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J Public Health Dent. 2014 Winter;74(1):42-9. doi: 10.1111/j.1752-7325.2012.00365.x. Epub 2012 Sep 13.

Proportion and extent of manifestation of molar-incisor-hypomineralizations according to different phenotypes.

Author information

1
Department of Conservative Dentistry and Periodontology, Ludwig-Maximilians-University of Munich, Munich, Germany Helmholtz Zentrum of Munich, German Research Centre for Environmental Health, Institute of Epidemiology, Neuherberg, Germany Institute of Medical Data Management, Biometrics and Epidemiology, Ludwig-Maximilians-University of Munich, Munich, Germany Department of Paediatrics, Technical University of Munich, Munich, Germany Department of Preventive and Paediatric Dentistry, Friedrich-Schiller-University of Jena, Jena, Germany Department of Paediatrics, Marien-Hospital Wesel, Wesel, Germany Dr. von Haunersches Kinderspital, Ludwig-Maximilians-University of Munich, Munich, Germany Bioscience Research Center, College of Dentistry, University of Tennessee, Memphis, TN, USA.

Abstract

OBJECTIVE:

This epidemiological study aimed to assess the proportion and extent of manifestation of enamel hypomineralization, including molar-incisor-hypomineralization (MIH), in the permanent and primary dentition.

METHODS:

A total of 693 children enrolled in an ongoing birth cohort study (GINIplus-10) were examined at their 10-year follow-up. Enamel hypomineralization was scored in the primary and permanent dentition on a tooth- and surface-related level based on the criteria of the European Academy of Paediatric Dentistry (EAPD). Children were grouped according to their distribution pattern of enamel hypomineralization: children with a minimum of one hypomineralized tooth in the primary dentition (ht ≥ 1) and permanent dentition (HT ≥ 1); with a minimum of one hypomineralization on at least one first permanent molar (MIH); and with hypomineralization on at least one first permanent molar and permanent incisor (M + IH). For each group, the mean values of hypomineralized primary teeth (ht), permanent teeth (HT), and permanent surfaces (HS) were calculated.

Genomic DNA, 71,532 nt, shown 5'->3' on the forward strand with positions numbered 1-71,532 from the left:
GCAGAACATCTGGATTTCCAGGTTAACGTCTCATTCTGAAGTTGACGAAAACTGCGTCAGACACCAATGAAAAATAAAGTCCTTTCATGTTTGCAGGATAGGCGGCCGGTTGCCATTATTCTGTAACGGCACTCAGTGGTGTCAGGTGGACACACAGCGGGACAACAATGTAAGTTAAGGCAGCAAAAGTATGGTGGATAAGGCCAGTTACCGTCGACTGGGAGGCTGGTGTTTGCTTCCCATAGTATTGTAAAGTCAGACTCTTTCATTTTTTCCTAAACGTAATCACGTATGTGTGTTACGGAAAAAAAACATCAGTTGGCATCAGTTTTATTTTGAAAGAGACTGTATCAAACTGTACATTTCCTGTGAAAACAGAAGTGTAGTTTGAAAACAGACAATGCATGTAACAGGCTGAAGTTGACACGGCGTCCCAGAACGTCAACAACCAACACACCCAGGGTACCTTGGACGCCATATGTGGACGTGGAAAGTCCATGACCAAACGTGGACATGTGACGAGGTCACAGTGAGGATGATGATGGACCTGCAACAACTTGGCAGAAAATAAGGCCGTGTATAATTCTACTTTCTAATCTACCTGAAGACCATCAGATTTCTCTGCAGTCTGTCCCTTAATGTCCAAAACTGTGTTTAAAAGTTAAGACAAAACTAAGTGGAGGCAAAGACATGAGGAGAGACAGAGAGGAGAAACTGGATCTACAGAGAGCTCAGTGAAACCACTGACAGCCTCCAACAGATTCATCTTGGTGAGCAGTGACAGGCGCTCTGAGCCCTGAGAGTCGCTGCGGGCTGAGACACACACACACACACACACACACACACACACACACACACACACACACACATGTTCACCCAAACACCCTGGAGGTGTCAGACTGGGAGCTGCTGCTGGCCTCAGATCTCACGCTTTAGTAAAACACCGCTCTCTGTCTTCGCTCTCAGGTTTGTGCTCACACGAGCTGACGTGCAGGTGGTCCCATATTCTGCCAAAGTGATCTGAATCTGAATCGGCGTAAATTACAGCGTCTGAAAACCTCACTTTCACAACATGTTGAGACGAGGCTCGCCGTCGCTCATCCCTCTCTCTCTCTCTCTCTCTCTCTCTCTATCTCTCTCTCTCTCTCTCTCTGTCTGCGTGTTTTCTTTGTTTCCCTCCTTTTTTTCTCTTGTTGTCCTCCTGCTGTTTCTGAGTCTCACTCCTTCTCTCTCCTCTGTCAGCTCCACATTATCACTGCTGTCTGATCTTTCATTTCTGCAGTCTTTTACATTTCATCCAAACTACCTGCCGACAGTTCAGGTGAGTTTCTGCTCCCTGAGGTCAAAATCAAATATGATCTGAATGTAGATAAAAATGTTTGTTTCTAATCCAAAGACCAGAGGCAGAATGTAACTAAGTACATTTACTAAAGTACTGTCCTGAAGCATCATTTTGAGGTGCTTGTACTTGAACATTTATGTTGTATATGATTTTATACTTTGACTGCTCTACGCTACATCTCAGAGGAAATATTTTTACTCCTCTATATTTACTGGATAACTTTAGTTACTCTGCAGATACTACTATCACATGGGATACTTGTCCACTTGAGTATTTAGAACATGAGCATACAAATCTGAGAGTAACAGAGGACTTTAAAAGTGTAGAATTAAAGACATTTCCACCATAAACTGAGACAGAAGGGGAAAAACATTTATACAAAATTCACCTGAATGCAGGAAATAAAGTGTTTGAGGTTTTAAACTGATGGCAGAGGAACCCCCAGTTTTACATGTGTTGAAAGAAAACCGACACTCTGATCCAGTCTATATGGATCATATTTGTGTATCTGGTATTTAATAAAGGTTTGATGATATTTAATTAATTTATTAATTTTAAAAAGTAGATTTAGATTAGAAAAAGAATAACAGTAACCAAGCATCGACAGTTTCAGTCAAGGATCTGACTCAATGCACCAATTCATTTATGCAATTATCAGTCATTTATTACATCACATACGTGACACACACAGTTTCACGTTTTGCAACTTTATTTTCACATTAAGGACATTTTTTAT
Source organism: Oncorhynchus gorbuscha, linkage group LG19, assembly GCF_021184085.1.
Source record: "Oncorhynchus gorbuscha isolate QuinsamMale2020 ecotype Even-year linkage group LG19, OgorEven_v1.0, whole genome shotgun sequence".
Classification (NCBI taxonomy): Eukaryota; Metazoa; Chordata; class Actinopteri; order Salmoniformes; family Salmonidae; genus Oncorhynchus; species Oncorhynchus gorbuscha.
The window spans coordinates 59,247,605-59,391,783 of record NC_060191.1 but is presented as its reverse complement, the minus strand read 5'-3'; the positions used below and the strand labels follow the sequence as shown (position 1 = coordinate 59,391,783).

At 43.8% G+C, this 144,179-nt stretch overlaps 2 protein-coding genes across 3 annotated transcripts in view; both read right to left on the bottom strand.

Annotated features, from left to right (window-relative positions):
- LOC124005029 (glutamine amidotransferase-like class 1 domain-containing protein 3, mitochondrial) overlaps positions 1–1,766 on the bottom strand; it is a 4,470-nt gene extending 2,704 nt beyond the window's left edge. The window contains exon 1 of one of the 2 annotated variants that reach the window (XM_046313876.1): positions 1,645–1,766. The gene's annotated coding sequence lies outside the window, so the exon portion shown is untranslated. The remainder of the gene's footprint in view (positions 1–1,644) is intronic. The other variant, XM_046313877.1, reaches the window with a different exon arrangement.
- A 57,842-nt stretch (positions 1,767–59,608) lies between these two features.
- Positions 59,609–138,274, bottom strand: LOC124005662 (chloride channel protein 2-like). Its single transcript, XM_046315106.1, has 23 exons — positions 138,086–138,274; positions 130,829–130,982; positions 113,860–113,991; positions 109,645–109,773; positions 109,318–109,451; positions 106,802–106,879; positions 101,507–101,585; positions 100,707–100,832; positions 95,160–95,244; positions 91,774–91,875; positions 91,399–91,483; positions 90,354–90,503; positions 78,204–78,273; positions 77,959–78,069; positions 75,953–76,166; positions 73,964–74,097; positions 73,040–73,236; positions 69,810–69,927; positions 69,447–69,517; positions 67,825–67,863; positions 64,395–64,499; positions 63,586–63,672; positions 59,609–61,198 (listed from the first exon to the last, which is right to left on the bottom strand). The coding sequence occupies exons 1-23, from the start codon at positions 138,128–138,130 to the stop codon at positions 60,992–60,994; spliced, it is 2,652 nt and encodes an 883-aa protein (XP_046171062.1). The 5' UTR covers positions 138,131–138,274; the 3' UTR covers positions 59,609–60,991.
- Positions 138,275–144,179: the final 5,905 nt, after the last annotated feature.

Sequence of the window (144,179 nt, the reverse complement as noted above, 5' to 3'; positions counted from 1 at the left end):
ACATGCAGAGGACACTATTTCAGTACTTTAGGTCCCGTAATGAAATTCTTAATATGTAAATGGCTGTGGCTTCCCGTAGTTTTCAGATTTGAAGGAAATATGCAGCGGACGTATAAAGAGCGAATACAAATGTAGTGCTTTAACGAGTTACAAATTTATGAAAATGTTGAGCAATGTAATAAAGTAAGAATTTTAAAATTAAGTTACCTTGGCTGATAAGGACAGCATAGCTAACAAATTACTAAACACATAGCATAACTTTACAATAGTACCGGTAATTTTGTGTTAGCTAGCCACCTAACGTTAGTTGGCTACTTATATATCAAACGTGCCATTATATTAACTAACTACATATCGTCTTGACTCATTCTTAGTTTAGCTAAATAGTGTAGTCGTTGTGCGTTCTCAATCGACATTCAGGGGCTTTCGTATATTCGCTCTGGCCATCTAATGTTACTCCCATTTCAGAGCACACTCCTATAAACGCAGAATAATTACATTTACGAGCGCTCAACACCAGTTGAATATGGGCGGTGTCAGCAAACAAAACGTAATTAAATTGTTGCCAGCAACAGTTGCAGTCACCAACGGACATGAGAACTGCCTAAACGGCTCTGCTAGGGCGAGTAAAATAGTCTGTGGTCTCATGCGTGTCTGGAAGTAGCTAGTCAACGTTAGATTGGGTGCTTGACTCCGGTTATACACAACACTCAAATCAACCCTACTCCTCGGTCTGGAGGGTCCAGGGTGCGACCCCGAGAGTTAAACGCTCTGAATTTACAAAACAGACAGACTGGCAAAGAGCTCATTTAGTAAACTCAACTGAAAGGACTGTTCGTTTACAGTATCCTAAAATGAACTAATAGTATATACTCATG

RESULTS:

The proportion of affected children was 36.5 percent (HT ≥ 1), 14.7 percent (MIH), and 9.4 percent (M + IH); 6.9 percent of the subjects had a minimum of one affected primary tooth (ht ≥ 1). The mean number of hypomineralized permanent teeth and surfaces were 2.3HT/2.9HS (HT ≥ 1), 3.4HT/4.8HS (MIH), and 4.2HT/5.9HS (M + IH). The mean number of hypomineralized primary teeth amounted to 0.1ht in the entire study population.

CONCLUSIONS:

Enamel hypomineralization can be detected frequently in this study sample. Children with M + IH showed the highest number of affected teeth and surfaces followed by those with MIH.

KEYWORDS:

dental enamel; epidemiology; molar incisor hypomineralization; proportion; tooth hypomineralization

[Indexed for MEDLINE]

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